There is more than meets the eye when it comes to being a collections/accounts receivable. For example, did you know that they make an average of $17.85 an hour? That's $37,128 a year!
Between 2018 and 2028, the career is expected to grow -8% and produce -19,400 job opportunities across the U.S.
There are certain skills that many collections/accounts receivables have in order to accomplish their responsibilities. By taking a look through resumes, we were able to narrow down the most common skills for a person in this position. We discovered that a lot of resumes listed speaking skills, negotiating skills and listening skills.
When it comes to the most important skills required to be a collections/accounts receivable, we found that a lot of resumes listed 13.8% of collections/accounts receivables included customer service, while 5.9% of resumes included past due accounts, and 5.9% of resumes included delinquent accounts. Hard skills like these are helpful to have when it comes to performing essential job responsibilities.
When it comes to searching for a job, many search for a key term or phrase. Instead, it might be more helpful to search by industry, as you might be missing jobs that you never thought about in industries that you didn't even think offered positions related to the collections/accounts receivable job title. But what industry to start with? Most collections/accounts receivables actually find jobs in the professional and health care industries.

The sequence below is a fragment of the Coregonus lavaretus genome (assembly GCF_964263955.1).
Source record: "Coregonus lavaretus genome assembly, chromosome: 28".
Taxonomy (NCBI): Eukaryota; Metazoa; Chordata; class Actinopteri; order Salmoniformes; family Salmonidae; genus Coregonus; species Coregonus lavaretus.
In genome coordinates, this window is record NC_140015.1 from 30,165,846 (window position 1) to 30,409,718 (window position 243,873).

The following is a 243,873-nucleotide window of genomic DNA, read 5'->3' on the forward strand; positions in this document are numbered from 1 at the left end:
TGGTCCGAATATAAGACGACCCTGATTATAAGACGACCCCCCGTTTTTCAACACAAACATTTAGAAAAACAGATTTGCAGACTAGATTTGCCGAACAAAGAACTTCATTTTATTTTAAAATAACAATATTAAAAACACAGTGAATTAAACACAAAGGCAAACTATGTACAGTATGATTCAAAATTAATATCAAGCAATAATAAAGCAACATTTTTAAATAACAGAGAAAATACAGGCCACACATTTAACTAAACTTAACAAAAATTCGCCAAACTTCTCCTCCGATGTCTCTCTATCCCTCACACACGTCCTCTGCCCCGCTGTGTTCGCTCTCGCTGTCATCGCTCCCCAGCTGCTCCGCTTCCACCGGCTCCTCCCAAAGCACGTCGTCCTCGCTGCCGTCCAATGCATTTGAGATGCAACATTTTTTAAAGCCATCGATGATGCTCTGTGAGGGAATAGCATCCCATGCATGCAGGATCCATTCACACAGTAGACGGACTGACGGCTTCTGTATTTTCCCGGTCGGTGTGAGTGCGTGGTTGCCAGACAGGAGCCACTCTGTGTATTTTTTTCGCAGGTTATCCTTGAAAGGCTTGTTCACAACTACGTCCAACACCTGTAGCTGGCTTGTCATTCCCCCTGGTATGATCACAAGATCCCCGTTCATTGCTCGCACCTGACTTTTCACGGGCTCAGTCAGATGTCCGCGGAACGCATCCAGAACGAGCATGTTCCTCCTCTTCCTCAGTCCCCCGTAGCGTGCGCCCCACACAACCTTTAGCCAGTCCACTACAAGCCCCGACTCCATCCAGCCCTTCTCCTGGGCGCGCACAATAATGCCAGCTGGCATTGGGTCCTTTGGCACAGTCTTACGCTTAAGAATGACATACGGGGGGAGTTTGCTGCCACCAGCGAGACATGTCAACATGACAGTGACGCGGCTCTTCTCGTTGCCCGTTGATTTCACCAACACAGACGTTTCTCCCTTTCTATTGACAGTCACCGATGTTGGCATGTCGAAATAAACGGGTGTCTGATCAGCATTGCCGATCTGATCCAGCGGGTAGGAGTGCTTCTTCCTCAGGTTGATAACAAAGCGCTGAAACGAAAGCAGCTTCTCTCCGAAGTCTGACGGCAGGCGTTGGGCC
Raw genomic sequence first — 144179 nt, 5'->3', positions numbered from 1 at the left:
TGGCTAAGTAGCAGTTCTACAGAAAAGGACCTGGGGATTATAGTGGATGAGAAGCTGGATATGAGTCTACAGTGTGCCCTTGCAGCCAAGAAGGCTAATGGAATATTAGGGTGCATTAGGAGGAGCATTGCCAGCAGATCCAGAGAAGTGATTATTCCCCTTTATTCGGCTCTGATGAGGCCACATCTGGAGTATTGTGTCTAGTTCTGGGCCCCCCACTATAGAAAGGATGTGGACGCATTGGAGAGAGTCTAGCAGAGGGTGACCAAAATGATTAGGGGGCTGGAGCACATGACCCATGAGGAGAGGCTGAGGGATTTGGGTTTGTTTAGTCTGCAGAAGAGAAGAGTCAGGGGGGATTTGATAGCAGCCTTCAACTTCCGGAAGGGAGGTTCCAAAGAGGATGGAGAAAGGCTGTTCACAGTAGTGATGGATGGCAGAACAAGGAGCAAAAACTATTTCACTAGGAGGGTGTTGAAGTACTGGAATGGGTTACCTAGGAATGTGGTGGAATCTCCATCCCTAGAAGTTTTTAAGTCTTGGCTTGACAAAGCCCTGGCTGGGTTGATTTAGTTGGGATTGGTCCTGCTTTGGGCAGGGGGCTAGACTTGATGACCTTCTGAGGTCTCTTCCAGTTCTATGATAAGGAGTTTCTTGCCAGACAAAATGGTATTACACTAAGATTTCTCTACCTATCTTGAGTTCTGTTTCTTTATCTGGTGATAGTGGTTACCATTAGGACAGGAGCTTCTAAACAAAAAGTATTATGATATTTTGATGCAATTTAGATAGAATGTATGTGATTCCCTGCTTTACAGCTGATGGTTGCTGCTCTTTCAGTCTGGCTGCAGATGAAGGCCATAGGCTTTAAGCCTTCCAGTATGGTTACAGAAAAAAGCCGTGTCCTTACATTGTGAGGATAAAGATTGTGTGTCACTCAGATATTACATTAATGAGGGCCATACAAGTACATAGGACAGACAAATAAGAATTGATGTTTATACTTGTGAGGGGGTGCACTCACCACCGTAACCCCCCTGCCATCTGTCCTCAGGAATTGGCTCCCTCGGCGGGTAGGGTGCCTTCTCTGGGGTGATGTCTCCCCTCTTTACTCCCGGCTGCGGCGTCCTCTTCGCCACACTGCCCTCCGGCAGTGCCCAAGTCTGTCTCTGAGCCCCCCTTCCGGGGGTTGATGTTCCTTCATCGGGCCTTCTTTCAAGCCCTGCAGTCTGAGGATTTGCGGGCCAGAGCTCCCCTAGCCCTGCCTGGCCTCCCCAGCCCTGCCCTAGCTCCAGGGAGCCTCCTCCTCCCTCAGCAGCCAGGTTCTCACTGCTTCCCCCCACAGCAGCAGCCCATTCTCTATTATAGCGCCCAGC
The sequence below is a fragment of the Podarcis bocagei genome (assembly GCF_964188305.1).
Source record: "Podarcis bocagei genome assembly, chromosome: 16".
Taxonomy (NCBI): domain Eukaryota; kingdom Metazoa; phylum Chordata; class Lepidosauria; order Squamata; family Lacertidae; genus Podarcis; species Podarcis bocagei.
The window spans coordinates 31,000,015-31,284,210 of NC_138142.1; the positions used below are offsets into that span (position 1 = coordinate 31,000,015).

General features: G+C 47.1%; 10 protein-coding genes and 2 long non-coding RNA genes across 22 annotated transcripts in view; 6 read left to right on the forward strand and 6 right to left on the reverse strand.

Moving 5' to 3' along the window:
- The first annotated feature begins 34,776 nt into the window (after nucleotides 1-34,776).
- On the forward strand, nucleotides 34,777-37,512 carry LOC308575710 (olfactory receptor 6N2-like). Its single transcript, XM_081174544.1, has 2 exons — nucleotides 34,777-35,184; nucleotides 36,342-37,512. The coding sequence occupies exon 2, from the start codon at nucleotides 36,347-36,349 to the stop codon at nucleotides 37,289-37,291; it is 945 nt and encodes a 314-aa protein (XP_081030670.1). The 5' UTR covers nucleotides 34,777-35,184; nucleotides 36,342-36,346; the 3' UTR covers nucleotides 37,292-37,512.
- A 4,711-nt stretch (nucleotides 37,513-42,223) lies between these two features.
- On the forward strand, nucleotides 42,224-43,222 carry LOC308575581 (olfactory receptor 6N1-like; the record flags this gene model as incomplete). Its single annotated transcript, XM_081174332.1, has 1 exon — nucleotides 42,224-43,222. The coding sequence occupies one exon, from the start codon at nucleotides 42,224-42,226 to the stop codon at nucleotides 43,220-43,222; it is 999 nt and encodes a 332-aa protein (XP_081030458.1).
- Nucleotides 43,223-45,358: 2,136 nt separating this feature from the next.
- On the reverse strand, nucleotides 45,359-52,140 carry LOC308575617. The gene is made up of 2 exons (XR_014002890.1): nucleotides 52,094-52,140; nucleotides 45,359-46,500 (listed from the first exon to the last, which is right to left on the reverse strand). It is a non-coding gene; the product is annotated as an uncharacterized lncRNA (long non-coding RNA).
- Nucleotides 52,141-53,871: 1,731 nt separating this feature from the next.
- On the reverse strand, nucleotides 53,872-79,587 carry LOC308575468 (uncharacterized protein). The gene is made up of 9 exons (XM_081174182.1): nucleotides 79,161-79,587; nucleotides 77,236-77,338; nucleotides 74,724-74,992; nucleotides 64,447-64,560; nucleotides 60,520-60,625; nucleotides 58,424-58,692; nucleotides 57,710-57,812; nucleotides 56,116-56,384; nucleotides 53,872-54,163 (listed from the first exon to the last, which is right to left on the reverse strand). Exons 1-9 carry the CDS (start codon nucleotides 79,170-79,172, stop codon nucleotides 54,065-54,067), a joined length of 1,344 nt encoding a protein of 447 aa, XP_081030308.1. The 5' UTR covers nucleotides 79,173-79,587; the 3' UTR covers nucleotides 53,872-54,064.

If you're interested in becoming a collections/accounts receivable, one of the first things to consider is how much education you need. We've determined that 31.0% of collections/accounts receivables have a bachelor's degree. In terms of higher education levels, we found that 5.9% of collections/accounts receivables have master's degrees. Even though some collections/accounts receivables have a college degree, it's possible to become one with only a high school degree or GED.
Choosing the right major is always an important step when researching how to become a collections/accounts receivable. When we researched the most common majors for a collections/accounts receivable, we found that they most commonly earn bachelor's degree degrees or high school diploma degrees. Other degrees that we often see on collections/accounts receivable resumes include associate degree degrees or master's degree degrees.
You may find that experience in other jobs will help you become a collections/accounts receivable. In fact, many collections/accounts receivable jobs require experience in a role such as customer service representative. Meanwhile, many collections/accounts receivables also have previous career experience in roles such as cashier or administrative assistant.